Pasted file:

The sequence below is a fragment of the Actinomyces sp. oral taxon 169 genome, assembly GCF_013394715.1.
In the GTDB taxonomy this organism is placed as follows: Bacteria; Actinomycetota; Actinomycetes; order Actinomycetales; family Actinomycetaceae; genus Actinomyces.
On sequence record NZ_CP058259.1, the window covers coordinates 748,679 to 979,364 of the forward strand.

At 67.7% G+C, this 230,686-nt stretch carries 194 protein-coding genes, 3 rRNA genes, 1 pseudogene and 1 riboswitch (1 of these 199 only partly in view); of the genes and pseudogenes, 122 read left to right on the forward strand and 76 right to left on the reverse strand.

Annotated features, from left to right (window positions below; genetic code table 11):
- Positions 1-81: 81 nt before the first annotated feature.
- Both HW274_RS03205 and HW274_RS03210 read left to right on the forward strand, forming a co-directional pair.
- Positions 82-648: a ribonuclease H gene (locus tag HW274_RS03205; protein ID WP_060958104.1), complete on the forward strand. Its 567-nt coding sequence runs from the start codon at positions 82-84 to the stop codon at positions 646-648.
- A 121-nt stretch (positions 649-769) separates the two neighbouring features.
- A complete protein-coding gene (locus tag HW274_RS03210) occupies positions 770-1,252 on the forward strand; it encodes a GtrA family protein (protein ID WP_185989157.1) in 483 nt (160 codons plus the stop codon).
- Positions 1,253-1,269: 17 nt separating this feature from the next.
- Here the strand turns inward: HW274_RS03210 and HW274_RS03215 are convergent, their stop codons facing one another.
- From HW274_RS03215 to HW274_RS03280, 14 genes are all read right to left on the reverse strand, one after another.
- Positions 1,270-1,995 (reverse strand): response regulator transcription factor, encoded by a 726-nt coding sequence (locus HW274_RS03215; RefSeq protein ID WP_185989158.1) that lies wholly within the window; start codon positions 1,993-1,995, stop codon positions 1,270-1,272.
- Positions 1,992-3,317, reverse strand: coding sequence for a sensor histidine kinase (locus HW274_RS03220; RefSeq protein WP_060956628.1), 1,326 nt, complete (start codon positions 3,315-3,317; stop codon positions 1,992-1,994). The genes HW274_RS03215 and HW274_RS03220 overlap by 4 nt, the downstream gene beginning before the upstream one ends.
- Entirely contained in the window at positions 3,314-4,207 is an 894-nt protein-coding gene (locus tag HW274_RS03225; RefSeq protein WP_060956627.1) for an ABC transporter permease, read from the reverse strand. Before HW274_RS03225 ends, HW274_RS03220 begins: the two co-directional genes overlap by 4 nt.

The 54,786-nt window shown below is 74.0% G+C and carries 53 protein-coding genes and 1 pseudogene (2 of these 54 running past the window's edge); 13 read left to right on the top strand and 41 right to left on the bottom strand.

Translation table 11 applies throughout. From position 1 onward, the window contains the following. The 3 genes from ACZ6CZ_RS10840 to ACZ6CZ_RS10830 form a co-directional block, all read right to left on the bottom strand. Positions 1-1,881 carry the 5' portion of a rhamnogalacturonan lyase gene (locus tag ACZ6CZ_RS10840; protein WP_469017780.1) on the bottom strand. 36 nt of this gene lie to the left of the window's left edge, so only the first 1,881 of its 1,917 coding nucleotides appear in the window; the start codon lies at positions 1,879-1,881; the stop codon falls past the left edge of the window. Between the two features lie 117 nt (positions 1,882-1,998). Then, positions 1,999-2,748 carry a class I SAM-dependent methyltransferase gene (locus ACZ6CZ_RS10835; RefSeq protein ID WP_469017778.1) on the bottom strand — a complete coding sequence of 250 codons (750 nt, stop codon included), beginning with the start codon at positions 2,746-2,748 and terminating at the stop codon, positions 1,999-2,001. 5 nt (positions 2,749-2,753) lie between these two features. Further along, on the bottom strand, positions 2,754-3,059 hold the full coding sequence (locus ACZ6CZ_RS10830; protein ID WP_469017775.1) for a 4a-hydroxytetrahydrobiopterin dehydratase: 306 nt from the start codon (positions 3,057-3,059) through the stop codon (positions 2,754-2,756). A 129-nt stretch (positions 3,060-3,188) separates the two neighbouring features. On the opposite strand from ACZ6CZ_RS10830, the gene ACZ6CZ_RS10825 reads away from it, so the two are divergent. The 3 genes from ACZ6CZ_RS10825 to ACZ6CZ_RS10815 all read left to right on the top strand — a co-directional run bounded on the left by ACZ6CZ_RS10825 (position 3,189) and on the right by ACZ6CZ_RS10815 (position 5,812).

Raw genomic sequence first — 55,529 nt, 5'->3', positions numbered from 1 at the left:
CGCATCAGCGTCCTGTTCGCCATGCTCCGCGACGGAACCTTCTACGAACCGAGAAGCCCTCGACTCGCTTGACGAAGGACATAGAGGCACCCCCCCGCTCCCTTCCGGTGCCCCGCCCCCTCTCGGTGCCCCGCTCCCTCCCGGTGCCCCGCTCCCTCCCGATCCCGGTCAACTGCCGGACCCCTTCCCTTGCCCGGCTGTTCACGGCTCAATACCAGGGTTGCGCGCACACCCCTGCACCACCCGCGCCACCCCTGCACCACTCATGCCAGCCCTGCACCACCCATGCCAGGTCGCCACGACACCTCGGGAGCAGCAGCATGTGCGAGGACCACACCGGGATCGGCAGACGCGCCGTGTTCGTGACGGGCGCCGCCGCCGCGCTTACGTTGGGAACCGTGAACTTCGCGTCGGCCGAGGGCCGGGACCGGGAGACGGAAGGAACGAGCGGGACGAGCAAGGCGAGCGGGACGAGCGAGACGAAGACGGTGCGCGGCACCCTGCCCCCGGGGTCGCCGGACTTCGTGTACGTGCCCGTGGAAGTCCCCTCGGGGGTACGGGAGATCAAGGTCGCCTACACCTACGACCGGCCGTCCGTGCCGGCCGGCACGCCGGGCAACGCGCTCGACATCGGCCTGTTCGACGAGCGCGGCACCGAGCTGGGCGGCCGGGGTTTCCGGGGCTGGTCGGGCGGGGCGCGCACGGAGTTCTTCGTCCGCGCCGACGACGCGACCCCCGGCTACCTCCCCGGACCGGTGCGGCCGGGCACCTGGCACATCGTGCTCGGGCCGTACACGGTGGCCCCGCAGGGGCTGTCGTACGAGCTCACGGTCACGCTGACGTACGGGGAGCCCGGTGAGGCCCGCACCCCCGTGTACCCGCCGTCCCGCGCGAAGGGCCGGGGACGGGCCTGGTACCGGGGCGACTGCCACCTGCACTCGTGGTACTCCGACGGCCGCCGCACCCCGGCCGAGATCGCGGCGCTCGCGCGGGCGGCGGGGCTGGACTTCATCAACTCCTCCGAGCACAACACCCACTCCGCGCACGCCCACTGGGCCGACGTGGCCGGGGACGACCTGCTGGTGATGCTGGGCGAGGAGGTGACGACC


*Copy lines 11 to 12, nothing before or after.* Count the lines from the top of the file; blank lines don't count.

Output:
- Positions 1,253-1,269: 17 nt separating this feature from the next.
- Here the strand turns inward: HW274_RS03210 and HW274_RS03215 are convergent, their stop codons facing one another.